“I will work a great and marvelous work among the children of men;
(His “work” is defined in Moses 1:39, as our immortality and eternal life)
a work which shall be everlasting,
either on the one hand or on the other –
(quality of eternal life we choose)
either to the convincing of them unto peace and life eternal,
or unto the deliverance of them to the hardness of their hearts and the blindness of their minds
unto their being brought down into captivity,
and also destruction,
both temporally and spiritually” (verse 7).

This is our choice, the angel says to Nephi in verse 10: to either follow God or not, to become obedient and faithful like Abraham or not, to follow the example of Christ or not, to choose the things of God or not, to become children of the covenant or not.

Nephi sees there are two churches, the true church (with the authority restored, as we learned in the last chapter) or not.

In verse 12 Nephi realizes that the numbers of Saints will always be fewer than the people of the world, but that the Saints will be stronger despite the numbers.

In verse 14, Nephi understands that the covenant people are strengthened by righteousness and the power of God.

This is powerful in several ways.

First, the actual story of what Nephi is seeing.

Second, the process by which Nephi is seeing this vision, that he is still receiving line-upon-line of revelation through pondering and obedience and prayer, by asking for more and more understanding and being diligent in the work to deepen his understanding further and further.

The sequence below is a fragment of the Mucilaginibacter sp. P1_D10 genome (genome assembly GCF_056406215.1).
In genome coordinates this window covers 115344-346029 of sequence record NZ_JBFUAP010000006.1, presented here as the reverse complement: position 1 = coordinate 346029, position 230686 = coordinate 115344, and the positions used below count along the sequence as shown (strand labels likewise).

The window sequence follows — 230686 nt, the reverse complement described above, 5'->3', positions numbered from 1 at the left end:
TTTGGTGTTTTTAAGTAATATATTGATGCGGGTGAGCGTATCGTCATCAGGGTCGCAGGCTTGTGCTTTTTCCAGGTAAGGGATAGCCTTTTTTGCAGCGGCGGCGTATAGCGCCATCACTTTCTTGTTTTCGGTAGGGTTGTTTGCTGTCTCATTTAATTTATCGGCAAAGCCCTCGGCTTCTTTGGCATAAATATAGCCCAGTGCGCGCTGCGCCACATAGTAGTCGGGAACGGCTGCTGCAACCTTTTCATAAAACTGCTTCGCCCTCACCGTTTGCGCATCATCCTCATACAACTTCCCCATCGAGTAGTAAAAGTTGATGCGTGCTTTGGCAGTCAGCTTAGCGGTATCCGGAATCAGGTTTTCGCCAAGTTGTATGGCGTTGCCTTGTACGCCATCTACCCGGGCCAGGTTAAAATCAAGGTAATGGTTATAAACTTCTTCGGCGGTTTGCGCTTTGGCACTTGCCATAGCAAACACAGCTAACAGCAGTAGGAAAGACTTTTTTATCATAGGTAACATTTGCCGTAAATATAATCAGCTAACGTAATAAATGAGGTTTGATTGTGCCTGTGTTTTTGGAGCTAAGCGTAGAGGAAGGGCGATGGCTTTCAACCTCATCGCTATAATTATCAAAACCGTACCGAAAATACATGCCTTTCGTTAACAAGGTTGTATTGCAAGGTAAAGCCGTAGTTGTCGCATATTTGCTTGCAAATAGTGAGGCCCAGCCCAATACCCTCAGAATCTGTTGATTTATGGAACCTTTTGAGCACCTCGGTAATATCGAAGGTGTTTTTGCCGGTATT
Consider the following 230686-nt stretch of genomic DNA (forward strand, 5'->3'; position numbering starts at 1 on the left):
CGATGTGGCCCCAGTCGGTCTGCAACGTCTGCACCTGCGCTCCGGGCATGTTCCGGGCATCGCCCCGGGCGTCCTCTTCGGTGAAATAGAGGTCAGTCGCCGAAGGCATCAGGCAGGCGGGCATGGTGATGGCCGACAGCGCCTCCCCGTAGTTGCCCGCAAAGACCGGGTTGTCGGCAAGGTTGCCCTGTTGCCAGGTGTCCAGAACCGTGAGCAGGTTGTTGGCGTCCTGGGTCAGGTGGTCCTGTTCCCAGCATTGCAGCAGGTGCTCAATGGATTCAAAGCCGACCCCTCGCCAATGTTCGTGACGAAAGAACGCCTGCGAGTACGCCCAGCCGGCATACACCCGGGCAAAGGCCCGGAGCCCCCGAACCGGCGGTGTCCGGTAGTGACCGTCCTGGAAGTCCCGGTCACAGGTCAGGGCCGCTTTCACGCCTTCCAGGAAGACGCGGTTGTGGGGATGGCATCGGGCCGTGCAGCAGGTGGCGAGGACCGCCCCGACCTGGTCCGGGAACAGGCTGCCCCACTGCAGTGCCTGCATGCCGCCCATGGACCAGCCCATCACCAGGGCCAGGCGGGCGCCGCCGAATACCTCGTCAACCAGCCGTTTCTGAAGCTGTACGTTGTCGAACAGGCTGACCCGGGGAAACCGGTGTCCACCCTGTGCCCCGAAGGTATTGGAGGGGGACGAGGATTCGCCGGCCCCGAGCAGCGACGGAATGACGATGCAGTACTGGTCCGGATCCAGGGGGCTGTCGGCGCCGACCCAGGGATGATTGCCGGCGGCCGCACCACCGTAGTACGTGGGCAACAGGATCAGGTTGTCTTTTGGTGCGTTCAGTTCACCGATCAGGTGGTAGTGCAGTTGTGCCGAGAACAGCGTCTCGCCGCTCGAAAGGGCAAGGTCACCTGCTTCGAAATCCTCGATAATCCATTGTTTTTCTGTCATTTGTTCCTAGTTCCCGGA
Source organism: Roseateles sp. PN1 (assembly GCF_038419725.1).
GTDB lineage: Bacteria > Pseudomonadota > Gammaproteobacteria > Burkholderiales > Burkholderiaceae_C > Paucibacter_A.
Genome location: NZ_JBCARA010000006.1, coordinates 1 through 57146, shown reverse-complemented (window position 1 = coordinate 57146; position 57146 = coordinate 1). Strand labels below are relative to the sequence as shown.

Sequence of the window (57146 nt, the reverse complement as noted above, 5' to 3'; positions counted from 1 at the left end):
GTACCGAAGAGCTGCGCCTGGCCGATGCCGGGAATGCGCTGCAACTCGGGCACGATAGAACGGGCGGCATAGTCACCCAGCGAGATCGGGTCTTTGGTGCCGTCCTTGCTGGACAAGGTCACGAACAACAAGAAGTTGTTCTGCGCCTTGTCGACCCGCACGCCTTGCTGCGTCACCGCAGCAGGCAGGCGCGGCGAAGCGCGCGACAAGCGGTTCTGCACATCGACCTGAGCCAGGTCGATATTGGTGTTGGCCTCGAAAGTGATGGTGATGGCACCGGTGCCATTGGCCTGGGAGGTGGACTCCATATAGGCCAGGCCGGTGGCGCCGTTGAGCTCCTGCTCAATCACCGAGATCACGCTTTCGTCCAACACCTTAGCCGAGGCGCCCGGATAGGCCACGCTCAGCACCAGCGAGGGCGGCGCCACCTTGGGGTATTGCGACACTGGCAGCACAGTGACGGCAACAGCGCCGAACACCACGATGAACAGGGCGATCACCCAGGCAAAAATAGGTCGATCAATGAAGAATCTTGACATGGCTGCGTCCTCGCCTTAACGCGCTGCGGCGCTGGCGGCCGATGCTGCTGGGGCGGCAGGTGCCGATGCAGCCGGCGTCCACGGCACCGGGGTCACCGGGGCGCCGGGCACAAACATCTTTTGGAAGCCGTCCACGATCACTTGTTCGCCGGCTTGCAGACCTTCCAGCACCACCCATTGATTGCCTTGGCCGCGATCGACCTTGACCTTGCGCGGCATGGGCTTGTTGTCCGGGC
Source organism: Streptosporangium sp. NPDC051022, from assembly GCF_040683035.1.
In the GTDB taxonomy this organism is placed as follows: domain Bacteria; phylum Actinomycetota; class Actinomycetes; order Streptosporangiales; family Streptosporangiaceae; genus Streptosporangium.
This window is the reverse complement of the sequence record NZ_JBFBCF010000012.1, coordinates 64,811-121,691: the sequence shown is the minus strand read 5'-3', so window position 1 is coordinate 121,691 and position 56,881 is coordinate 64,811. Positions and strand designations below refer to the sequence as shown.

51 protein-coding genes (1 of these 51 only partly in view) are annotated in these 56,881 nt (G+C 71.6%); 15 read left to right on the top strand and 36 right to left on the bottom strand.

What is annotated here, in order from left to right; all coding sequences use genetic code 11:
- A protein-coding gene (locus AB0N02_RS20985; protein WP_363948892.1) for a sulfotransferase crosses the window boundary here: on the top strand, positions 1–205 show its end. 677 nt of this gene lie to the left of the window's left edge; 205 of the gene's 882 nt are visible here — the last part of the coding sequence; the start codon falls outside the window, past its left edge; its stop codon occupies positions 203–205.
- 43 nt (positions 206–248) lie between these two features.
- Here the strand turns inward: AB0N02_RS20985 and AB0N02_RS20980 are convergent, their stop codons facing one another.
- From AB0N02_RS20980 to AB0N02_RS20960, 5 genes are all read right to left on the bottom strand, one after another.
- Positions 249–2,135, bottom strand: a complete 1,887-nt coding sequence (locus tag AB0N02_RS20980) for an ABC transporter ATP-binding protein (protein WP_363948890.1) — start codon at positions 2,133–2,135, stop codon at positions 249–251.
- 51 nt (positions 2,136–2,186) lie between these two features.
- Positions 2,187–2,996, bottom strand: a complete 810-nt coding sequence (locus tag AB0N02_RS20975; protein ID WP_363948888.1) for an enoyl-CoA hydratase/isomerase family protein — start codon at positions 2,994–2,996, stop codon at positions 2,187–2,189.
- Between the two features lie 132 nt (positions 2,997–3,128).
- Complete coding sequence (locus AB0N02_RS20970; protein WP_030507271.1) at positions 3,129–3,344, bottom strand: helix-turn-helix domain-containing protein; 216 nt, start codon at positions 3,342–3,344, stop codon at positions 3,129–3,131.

Third, the idea that it is righteousness that strengthens us and what it implies for us as covenant people.  It is no longer the child-understanding of “because He said so”, but the grown-up-understanding of “because it is good for us”.   If we follow Nephi’s pattern of seeking further revelation and deeper understanding to this, layers and layers will come like a book unfolding as its pages are turned.

Then, Nephi says, he sees how the people become divided into two camps (much like Nephi and his murmuring brothers, and the descendants that come after them).

The two camps are for-God and against-God.

We know this from since always.  Sometimes we call it “the War in Heaven”.  Before any of us came to Earth, Heavenly Father presented the plan for us to come to Earth and gain experience in making choices and prove that we could be obedient in all things, that we truly love Him by choice and not just default.

Jehovah, who is the Christ, presented His plan for the atonement, so that we could return to our Heavenly Father knowing it was by his grace and mercy that we made it back home.

Lucifer, who is Satan, presented his plan that he could force everyone (by removing agency, or the ability to choose).  The problem with this is that since he would be getting us back home by force, then all the glory would be his.  This is how he tried to steal glory from Heavenly Father.

And so we had the great war in heaven, in which we pleaded and urged our loved ones to choose Jehovah, to do it the way Heavenly Father designed.

Lucifer and those who chose his plan were thrown out, and did not get to be born on earth in bodies to learn how to make choices or practice being obedient.

The rest of us, all of us who are born into bodies, all of us here on Earth, chose Jehovah and the plan as Heavenly Father designed it, for HIS glory.

But we sometimes forget that same war still rages on.  Satan still tries to remove our agency, through ignorance or hard-heartedness or anything that tricks us into not having choices.  That’s why it is bondage: we get stuck without choice, or we give up our choices in exchange for something else.